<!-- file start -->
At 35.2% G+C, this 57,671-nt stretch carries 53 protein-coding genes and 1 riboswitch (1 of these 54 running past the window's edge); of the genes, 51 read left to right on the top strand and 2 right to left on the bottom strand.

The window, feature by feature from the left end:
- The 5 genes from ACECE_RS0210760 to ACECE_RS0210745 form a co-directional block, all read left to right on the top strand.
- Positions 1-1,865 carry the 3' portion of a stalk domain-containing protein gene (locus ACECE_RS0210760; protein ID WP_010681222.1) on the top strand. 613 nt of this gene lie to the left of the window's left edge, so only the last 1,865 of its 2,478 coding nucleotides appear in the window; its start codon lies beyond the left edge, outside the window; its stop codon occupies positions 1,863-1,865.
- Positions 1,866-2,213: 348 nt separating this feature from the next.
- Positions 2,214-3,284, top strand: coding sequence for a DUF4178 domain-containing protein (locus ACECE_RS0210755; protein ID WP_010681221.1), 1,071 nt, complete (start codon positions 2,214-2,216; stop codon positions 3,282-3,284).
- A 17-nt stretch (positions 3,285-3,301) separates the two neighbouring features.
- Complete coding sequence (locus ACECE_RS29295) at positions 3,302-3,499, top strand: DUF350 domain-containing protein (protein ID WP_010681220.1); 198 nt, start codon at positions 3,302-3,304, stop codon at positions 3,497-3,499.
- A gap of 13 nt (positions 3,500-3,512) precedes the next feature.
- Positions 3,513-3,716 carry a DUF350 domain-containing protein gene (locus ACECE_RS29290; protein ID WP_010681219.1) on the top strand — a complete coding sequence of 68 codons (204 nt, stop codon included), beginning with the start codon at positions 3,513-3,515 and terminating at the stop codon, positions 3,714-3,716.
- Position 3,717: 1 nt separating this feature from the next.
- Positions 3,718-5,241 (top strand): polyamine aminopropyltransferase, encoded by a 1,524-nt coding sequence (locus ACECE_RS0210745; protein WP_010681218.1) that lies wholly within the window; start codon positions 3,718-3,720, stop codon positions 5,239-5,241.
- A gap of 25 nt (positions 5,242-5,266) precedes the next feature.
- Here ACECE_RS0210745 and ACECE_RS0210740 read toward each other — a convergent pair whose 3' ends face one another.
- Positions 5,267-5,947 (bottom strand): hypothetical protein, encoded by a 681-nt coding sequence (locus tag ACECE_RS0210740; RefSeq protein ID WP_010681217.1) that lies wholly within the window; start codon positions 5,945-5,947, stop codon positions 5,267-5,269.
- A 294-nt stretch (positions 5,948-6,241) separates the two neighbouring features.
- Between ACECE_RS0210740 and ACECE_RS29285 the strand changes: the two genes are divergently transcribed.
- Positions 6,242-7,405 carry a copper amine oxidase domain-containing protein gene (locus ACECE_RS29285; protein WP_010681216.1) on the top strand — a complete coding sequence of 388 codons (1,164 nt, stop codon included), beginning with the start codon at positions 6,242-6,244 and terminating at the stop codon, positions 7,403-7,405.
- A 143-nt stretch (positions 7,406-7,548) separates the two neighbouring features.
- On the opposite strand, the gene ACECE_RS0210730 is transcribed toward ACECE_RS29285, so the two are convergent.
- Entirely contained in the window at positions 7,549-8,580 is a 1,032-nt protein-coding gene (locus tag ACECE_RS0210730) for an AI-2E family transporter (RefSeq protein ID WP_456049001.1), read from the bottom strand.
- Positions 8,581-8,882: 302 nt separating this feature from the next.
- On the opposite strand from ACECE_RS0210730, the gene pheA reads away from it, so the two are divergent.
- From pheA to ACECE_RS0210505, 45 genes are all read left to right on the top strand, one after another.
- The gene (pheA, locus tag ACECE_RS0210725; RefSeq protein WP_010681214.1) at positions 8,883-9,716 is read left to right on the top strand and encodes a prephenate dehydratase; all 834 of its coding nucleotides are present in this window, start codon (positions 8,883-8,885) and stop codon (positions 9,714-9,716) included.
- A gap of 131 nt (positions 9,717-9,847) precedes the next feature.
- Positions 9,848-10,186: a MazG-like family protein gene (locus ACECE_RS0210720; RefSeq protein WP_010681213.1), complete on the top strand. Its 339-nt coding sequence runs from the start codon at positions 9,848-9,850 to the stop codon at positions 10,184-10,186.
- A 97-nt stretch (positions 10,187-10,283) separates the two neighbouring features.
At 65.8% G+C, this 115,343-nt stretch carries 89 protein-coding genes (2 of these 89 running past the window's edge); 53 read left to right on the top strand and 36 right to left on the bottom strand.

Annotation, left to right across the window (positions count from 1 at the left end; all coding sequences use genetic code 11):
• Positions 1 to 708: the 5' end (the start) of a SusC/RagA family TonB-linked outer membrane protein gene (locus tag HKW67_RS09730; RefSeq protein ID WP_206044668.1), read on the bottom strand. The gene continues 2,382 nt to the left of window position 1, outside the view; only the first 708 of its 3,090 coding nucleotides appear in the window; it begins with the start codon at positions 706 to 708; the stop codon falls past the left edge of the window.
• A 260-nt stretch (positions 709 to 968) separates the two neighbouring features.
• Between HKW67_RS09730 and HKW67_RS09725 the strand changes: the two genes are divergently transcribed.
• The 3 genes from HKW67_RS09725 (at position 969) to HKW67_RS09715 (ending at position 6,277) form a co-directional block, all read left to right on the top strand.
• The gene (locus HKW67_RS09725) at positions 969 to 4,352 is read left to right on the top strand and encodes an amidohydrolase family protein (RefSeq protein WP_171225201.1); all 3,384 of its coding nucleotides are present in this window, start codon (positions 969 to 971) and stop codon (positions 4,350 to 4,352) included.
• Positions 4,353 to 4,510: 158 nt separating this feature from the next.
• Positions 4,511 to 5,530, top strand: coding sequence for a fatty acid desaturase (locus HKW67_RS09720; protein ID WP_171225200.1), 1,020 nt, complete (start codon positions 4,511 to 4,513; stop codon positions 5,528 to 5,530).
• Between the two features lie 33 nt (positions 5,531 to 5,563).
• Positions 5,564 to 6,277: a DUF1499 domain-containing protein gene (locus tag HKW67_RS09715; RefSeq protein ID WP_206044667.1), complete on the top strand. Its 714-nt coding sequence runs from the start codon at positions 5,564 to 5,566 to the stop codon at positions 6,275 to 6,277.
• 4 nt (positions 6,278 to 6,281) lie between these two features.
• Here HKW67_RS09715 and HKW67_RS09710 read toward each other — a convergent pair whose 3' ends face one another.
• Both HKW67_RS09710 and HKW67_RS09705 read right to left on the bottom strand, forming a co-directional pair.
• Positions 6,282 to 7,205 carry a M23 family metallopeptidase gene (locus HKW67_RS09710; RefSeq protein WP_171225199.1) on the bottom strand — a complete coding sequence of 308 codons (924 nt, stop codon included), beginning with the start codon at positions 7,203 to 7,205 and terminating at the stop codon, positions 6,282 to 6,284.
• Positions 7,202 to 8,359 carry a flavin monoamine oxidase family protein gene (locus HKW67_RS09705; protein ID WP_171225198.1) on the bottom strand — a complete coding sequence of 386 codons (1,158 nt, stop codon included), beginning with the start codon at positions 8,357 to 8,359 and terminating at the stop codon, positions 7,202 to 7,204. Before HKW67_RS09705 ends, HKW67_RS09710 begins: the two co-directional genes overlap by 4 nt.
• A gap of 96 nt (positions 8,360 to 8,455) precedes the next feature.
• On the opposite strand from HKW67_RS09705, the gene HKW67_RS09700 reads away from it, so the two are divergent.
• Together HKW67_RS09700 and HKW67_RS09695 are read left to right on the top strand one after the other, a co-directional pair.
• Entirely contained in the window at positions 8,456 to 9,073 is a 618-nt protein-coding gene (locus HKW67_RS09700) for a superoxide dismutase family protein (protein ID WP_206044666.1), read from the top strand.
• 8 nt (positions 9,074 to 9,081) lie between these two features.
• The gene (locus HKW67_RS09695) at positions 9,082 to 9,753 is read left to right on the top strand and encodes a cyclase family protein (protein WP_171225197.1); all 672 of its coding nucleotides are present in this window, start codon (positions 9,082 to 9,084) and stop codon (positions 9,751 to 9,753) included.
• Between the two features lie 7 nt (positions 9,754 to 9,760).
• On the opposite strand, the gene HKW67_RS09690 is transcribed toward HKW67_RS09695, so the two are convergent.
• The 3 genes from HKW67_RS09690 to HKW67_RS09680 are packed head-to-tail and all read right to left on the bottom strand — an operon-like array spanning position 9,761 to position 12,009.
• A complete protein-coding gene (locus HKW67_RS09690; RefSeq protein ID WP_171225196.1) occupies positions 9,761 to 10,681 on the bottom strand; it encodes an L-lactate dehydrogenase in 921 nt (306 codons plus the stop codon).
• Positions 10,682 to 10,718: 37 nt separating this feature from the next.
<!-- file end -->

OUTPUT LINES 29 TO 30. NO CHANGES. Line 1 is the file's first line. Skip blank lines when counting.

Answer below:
At 65.8% G+C, this 115,343-nt stretch carries 89 protein-coding genes (2 of these 89 running past the window's edge); 53 read left to right on the top strand and 36 right to left on the bottom strand.

Annotation, left to right across the window (positions count from 1 at the left end; all coding sequences use genetic code 11):